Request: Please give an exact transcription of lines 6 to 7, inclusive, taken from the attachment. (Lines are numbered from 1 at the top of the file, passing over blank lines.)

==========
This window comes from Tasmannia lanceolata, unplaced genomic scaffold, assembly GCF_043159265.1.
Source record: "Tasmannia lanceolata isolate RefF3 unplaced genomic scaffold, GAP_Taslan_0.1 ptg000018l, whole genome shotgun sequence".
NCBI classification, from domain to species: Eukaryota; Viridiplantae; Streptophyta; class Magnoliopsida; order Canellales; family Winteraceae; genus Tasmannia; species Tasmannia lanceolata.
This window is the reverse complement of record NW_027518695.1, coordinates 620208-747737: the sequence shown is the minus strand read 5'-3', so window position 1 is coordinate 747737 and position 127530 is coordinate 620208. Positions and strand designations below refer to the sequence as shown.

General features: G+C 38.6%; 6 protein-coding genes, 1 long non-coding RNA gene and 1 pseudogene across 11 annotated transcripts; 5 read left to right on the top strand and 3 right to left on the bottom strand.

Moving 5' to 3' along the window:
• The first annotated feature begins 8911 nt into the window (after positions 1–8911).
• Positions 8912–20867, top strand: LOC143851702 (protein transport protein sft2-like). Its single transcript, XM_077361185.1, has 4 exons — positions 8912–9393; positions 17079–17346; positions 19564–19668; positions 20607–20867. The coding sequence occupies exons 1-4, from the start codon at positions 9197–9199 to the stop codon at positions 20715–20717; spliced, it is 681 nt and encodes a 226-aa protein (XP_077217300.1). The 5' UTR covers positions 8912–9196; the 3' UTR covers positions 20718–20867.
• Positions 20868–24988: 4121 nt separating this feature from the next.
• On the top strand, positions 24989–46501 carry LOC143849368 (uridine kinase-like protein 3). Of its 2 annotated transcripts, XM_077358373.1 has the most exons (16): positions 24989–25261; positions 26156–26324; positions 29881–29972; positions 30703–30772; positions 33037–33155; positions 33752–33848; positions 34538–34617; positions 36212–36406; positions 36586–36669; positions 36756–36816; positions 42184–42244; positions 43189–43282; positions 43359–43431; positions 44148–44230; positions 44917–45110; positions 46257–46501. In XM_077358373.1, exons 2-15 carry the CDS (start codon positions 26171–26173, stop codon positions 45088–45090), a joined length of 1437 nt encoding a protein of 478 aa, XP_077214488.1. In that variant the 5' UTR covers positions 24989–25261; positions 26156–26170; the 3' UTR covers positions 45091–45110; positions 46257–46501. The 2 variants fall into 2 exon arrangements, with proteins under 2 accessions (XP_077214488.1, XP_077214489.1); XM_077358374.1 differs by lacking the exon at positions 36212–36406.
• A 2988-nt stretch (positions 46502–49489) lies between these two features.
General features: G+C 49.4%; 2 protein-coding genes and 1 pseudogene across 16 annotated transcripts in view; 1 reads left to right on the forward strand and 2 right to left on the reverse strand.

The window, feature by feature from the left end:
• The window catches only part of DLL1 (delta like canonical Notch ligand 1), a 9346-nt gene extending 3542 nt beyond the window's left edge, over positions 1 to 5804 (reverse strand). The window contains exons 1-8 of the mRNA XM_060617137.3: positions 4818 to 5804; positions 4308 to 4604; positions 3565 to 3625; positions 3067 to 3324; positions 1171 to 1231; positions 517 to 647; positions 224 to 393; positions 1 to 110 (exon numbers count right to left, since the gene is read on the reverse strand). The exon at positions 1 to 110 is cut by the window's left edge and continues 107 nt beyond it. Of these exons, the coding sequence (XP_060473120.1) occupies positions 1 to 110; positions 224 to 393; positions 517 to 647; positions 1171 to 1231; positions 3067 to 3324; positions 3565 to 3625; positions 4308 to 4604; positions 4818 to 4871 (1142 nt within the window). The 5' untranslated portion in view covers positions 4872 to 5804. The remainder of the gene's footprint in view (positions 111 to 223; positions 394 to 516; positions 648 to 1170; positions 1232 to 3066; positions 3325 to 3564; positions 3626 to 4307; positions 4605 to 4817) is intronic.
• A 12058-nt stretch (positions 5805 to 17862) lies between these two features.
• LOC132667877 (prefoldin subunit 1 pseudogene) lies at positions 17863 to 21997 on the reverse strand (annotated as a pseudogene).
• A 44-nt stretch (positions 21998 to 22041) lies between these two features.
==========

Moving 5' to 3' along the window:
• The first annotated feature begins 8911 nt into the window (after positions 1–8911).